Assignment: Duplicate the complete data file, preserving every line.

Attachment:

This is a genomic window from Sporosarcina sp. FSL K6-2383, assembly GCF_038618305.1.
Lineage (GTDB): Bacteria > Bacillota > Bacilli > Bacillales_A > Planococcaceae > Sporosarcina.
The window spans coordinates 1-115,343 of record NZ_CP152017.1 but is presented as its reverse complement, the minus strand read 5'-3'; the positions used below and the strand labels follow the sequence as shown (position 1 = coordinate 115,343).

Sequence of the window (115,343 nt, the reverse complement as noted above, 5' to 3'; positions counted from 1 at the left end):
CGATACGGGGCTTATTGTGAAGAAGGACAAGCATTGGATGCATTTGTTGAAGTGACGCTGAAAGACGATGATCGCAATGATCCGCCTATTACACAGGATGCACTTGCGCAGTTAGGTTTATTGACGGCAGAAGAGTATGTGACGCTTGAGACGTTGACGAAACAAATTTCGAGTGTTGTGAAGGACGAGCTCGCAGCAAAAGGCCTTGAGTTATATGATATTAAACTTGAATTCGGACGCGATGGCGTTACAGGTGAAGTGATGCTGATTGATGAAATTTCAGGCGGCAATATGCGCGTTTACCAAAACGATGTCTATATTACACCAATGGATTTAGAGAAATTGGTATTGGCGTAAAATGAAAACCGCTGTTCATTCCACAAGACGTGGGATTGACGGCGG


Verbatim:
This is a genomic window from Sporosarcina sp. FSL K6-2383, assembly GCF_038618305.1.
Lineage (GTDB): Bacteria > Bacillota > Bacilli > Bacillales_A > Planococcaceae > Sporosarcina.
The window spans coordinates 1-115,343 of record NZ_CP152017.1 but is presented as its reverse complement, the minus strand read 5'-3'; the positions used below and the strand labels follow the sequence as shown (position 1 = coordinate 115,343).

Sequence of the window (115,343 nt, the reverse complement as noted above, 5' to 3'; positions counted from 1 at the left end):
CGATACGGGGCTTATTGTGAAGAAGGACAAGCATTGGATGCATTTGTTGAAGTGACGCTGAAAGACGATGATCGCAATGATCCGCCTATTACACAGGATGCACTTGCGCAGTTAGGTTTATTGACGGCAGAAGAGTATGTGACGCTTGAGACGTTGACGAAACAAATTTCGAGTGTTGTGAAGGACGAGCTCGCAGCAAAAGGCCTTGAGTTATATGATATTAAACTTGAATTCGGACGCGATGGCGTTACAGGTGAAGTGATGCTGATTGATGAAATTTCAGGCGGCAATATGCGCGTTTACCAAAACGATGTCTATATTACACCAATGGATTTAGAGAAATTGGTATTGGCGTAAAATGAAAACCGCTGTTCATTCCACAAGACGTGGGATTGACGGCGG